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A solo submarine also know as "Deepworker" is framed through the window of a three person submarine in the Juan Perez Sound along the B.C. coast June 16, 2009. A group of science and researchers are part of an expedition specifically designed to study deep water corals and document threats to their well being. (John Lehmann/The Globe and Mail/John Lehmann/The Globe and Mail)
A solo submarine also know as "Deepworker" is framed through the window of a three person submarine in the Juan Perez Sound along the B.C. coast June 16, 2009. A group of science and researchers are part of an expedition specifically designed to study deep water corals and document threats to their well being. (John Lehmann/The Globe and Mail/John Lehmann/The Globe and Mail)

B.C. failing to protect at risk species: report Add to ...

A new report says B.C.'s approach to saving species at risk is not working, and it calls for changes in the province that has the greatest biodiversity of any in Canada.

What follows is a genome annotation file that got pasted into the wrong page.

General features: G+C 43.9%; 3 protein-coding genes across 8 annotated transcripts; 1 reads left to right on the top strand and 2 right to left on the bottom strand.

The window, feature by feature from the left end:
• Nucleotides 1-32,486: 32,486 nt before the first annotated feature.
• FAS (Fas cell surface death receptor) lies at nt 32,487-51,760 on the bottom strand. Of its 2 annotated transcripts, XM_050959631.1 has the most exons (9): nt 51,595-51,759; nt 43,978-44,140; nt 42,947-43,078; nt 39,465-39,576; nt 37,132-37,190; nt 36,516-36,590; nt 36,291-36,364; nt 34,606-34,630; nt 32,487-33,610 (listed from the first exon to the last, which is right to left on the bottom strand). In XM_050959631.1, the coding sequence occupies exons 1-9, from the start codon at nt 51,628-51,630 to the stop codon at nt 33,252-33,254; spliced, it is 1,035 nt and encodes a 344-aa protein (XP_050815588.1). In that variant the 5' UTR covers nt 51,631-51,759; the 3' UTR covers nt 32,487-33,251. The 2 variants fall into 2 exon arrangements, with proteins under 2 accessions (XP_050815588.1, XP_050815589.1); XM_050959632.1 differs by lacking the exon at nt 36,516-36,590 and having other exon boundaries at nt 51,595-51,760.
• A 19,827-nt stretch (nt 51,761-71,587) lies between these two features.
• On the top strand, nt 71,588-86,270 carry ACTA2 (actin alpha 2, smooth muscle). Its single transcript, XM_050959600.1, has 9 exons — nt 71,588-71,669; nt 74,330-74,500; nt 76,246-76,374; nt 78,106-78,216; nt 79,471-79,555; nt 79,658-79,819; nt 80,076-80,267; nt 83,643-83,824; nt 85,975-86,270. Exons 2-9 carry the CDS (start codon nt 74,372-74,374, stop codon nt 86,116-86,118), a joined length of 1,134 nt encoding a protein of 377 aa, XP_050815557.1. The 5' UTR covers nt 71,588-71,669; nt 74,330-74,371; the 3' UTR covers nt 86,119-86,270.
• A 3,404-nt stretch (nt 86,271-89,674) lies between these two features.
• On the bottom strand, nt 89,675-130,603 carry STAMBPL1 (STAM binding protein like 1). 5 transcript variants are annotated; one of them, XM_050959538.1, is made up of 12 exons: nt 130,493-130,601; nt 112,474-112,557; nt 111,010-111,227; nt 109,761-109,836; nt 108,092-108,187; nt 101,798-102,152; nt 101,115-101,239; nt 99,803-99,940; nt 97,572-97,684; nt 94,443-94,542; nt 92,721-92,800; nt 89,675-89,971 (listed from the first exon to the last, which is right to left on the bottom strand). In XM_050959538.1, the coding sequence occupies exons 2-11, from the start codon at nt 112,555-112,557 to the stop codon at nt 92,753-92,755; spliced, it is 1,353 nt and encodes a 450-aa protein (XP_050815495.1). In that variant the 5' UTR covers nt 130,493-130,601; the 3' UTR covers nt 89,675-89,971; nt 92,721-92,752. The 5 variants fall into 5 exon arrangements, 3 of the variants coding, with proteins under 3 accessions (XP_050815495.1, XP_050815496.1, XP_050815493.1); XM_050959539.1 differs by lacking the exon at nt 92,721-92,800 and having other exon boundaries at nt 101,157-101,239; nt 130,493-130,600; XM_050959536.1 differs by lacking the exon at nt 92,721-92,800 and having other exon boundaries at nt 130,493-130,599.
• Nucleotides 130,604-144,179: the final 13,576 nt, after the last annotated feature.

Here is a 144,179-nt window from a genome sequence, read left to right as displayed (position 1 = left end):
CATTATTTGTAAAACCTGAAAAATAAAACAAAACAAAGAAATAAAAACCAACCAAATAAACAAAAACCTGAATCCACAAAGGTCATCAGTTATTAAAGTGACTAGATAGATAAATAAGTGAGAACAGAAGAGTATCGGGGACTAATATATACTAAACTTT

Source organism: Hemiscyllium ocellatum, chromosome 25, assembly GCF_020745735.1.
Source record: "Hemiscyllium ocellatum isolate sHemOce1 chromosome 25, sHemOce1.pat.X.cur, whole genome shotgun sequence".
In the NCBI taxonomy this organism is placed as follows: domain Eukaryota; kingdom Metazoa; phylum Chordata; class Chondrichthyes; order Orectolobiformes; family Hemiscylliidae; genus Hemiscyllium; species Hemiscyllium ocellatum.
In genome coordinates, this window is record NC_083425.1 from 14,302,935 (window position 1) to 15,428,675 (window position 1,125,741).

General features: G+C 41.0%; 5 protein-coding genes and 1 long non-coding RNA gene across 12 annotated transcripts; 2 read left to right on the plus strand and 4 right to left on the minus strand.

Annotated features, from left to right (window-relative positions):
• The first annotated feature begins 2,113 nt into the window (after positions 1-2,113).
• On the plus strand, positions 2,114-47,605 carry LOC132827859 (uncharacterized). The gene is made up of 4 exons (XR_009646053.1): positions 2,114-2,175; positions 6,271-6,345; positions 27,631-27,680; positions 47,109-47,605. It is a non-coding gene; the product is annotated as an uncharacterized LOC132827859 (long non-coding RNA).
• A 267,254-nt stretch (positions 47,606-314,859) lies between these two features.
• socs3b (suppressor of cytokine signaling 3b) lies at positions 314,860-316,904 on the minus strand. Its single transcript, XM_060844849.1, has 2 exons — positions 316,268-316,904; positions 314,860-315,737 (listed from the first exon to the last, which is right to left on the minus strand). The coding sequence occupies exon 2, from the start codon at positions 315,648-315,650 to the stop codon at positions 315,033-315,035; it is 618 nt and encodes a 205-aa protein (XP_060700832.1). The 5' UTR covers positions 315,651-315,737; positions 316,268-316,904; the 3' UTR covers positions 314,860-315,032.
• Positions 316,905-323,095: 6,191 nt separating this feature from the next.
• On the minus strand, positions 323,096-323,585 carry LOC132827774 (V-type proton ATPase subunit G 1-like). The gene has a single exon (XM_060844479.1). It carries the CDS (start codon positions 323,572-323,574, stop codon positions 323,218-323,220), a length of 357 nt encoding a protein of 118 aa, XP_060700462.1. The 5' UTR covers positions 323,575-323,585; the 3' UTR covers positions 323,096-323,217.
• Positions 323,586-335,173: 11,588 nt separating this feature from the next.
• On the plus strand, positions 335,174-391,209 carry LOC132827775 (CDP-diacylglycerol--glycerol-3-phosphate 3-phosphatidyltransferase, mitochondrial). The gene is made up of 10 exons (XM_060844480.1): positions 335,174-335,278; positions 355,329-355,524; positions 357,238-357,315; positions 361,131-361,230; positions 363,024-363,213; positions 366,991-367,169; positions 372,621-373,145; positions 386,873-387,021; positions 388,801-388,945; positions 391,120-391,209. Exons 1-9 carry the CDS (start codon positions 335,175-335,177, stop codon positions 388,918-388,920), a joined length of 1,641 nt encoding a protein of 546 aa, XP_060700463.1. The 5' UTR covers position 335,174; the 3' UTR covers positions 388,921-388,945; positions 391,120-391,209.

The government task force says B.C. has so far focused on individual species, trying to prevent extinction of certain species or populations.

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They say that approach - with its "unsupportable costs" - hasn't been very effective, and the number of at-risk species in B.C. continues to grow.

The task force makes 16 recommendations, including a revamped ecosystem-based approach, stronger legislation and consistent funding for conservation efforts.

But environmental groups say the task force recommendations are weak and fall far short of the measures needed to protect the 1,900 species now considered at risk in the West Coast province.

Gwen Barlee of the Wilderness Committee says B.C. needs a strong endangered species law to protect species at risk and the habitats they need to survive.

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